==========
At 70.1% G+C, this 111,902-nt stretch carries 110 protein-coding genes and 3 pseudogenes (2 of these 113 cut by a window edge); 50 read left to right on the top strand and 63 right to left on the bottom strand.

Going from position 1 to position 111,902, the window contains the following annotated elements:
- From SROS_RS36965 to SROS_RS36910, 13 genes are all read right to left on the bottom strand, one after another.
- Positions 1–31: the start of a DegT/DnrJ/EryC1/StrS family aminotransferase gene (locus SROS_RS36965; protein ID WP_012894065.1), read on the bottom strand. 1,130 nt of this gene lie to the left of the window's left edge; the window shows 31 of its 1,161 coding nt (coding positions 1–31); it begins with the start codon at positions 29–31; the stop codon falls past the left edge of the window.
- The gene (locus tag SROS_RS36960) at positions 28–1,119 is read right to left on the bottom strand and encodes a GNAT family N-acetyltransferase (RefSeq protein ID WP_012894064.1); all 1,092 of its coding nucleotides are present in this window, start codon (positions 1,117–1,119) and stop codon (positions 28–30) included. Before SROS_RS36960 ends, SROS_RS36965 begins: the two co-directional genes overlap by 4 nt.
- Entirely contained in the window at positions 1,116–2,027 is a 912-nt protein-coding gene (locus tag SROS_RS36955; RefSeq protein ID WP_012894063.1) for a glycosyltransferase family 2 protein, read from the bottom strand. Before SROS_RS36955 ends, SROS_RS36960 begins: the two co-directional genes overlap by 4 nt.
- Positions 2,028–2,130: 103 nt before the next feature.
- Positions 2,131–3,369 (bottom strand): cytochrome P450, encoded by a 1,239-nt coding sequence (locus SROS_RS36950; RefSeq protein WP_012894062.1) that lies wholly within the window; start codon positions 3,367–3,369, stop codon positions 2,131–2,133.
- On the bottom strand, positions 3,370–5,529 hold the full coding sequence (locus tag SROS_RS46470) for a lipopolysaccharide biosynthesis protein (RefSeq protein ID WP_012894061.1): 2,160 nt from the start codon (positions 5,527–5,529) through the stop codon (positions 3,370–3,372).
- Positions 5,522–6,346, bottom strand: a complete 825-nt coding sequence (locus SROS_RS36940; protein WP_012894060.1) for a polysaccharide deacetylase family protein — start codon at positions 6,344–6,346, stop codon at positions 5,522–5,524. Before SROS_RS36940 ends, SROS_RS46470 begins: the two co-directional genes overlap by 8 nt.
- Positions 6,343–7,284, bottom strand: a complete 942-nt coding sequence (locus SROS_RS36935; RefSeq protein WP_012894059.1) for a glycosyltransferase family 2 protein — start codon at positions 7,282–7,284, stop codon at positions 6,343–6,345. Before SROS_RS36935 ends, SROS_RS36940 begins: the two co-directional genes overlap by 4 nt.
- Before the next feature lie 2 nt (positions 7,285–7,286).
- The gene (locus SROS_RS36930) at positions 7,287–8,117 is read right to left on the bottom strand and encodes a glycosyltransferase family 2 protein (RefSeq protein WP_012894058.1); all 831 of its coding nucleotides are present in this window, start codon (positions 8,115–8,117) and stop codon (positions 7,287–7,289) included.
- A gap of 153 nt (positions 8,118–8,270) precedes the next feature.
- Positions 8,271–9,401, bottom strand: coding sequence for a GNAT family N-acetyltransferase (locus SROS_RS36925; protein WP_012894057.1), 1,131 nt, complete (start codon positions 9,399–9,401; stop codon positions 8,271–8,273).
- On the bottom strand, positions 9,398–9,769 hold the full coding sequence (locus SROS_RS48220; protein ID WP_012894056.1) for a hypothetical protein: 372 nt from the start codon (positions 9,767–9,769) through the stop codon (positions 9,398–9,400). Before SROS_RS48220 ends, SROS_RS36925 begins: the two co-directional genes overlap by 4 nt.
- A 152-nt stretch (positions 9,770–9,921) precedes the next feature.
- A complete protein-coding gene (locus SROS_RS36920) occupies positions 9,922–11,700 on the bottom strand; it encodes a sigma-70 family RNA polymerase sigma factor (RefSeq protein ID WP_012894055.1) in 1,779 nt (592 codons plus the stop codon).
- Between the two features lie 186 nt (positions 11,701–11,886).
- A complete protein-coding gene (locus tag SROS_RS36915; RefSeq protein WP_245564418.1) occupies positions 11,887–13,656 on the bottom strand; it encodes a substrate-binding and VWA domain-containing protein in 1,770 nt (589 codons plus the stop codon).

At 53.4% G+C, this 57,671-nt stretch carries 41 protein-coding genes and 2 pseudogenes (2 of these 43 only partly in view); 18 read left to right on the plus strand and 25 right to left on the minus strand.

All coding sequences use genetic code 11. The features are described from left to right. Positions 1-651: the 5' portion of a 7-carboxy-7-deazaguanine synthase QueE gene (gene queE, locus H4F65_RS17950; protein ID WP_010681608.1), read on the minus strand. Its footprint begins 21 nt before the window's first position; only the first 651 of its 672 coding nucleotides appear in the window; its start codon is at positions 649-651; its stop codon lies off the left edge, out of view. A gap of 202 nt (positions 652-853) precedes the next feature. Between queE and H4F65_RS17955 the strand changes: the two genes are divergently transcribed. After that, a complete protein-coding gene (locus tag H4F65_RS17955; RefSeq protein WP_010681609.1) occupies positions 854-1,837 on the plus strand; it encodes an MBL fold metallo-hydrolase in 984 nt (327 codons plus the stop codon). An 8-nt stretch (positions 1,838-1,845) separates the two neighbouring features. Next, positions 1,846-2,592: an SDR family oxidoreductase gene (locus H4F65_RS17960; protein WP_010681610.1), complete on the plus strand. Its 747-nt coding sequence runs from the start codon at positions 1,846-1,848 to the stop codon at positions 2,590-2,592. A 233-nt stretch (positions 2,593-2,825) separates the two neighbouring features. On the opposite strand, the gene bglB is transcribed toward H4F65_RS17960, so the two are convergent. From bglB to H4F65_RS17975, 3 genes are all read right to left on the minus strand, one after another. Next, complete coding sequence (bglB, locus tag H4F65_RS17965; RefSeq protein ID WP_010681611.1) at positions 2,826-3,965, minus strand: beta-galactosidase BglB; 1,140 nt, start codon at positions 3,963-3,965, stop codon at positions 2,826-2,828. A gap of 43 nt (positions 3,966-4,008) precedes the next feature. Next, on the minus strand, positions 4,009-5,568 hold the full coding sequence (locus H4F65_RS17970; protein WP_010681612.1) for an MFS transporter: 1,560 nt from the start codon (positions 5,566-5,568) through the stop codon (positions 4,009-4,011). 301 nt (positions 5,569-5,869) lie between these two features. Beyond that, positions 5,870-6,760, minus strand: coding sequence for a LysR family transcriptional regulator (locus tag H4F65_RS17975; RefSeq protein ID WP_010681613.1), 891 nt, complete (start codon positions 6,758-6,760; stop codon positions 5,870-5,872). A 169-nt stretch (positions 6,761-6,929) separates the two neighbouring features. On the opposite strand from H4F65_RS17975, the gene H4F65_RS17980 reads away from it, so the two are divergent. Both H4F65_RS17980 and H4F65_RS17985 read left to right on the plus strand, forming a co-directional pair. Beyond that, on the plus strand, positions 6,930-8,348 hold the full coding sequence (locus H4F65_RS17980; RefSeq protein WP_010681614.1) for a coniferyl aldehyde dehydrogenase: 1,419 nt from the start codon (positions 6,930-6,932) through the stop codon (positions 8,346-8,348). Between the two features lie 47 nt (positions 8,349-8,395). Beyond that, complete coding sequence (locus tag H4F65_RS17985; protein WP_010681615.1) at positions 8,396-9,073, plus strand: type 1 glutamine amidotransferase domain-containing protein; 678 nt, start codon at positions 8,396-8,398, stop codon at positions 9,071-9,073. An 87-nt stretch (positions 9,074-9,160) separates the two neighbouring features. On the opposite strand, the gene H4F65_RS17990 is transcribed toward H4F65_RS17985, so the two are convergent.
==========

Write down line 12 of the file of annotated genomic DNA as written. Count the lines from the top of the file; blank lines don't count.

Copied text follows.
- Before the next feature lie 2 nt (positions 7,285–7,286).